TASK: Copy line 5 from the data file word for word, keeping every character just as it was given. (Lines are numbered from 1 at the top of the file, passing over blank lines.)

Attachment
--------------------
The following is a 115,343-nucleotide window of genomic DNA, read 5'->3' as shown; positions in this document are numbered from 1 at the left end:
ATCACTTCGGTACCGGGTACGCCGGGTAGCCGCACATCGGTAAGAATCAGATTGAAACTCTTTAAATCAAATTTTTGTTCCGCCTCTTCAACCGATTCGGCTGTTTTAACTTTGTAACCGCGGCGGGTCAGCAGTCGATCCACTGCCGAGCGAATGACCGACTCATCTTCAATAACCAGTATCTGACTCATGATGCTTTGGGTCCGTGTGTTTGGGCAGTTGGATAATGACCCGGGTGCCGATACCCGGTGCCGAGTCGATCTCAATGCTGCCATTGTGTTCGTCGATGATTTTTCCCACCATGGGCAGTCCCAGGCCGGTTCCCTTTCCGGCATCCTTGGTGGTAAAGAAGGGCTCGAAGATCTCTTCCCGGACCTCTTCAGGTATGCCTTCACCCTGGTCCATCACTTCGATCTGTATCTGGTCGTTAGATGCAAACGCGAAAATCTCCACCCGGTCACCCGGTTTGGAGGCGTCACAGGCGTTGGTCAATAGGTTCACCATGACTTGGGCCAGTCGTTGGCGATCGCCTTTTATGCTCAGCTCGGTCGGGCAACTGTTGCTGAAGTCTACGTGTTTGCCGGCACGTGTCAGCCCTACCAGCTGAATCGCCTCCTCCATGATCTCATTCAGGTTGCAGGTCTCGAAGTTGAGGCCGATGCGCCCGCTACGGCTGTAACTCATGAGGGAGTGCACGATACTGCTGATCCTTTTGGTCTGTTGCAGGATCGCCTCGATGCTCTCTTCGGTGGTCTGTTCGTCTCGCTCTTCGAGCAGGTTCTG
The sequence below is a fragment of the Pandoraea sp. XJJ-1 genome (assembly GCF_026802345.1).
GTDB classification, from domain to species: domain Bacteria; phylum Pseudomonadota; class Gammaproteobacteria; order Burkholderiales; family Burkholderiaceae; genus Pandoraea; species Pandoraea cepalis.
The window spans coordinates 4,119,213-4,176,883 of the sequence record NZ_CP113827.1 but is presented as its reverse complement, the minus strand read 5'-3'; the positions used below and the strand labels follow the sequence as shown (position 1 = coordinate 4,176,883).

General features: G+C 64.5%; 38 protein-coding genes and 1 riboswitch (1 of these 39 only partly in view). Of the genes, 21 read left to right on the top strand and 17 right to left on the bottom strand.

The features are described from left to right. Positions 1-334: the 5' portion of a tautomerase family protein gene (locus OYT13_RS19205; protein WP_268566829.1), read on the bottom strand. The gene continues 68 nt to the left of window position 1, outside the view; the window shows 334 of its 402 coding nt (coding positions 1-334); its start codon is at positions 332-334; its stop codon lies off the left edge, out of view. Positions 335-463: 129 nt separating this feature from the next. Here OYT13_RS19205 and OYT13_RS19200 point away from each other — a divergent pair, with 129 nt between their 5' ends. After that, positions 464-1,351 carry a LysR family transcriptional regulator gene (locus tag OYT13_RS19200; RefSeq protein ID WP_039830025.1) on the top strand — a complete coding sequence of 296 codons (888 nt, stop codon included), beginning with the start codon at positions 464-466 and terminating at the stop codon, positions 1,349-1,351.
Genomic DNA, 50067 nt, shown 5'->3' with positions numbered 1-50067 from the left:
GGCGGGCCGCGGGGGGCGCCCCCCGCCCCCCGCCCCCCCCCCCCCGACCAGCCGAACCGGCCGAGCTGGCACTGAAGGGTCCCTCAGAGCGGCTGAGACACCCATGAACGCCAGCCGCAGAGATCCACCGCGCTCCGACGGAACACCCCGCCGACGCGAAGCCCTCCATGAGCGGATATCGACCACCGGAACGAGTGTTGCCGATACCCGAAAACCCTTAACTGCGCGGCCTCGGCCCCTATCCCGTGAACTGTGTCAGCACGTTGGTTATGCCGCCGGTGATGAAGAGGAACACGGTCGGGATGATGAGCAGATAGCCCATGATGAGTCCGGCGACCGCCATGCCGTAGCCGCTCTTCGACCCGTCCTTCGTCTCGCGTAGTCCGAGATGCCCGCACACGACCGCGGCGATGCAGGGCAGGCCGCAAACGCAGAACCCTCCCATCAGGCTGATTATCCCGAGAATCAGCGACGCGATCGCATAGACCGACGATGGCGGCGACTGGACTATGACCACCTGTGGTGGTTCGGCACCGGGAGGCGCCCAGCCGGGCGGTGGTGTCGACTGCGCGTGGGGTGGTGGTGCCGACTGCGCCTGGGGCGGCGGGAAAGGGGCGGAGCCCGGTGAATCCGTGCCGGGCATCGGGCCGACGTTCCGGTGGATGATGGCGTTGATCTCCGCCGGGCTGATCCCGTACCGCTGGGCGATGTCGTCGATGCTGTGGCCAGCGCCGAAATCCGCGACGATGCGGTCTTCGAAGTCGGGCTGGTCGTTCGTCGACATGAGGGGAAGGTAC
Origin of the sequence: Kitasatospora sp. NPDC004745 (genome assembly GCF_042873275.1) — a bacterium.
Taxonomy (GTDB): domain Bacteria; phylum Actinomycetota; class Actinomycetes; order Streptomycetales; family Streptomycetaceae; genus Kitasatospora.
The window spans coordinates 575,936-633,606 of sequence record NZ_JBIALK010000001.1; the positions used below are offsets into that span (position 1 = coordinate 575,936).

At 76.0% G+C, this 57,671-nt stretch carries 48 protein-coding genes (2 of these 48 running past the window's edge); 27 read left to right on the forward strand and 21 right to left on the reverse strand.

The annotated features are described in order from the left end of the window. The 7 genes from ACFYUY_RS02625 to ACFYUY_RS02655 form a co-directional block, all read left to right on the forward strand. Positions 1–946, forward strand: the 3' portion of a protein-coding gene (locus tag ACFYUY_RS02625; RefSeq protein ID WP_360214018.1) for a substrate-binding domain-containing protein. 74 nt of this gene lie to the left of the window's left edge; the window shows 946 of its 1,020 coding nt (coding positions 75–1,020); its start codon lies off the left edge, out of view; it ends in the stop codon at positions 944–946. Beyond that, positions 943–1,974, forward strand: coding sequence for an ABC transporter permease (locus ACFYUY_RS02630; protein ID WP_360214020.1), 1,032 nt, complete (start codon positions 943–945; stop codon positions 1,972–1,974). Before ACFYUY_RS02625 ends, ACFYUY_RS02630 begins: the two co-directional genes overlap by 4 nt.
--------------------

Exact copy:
The window spans coordinates 4,119,213-4,176,883 of the sequence record NZ_CP113827.1 but is presented as its reverse complement, the minus strand read 5'-3'; the positions used below and the strand labels follow the sequence as shown (position 1 = coordinate 4,176,883).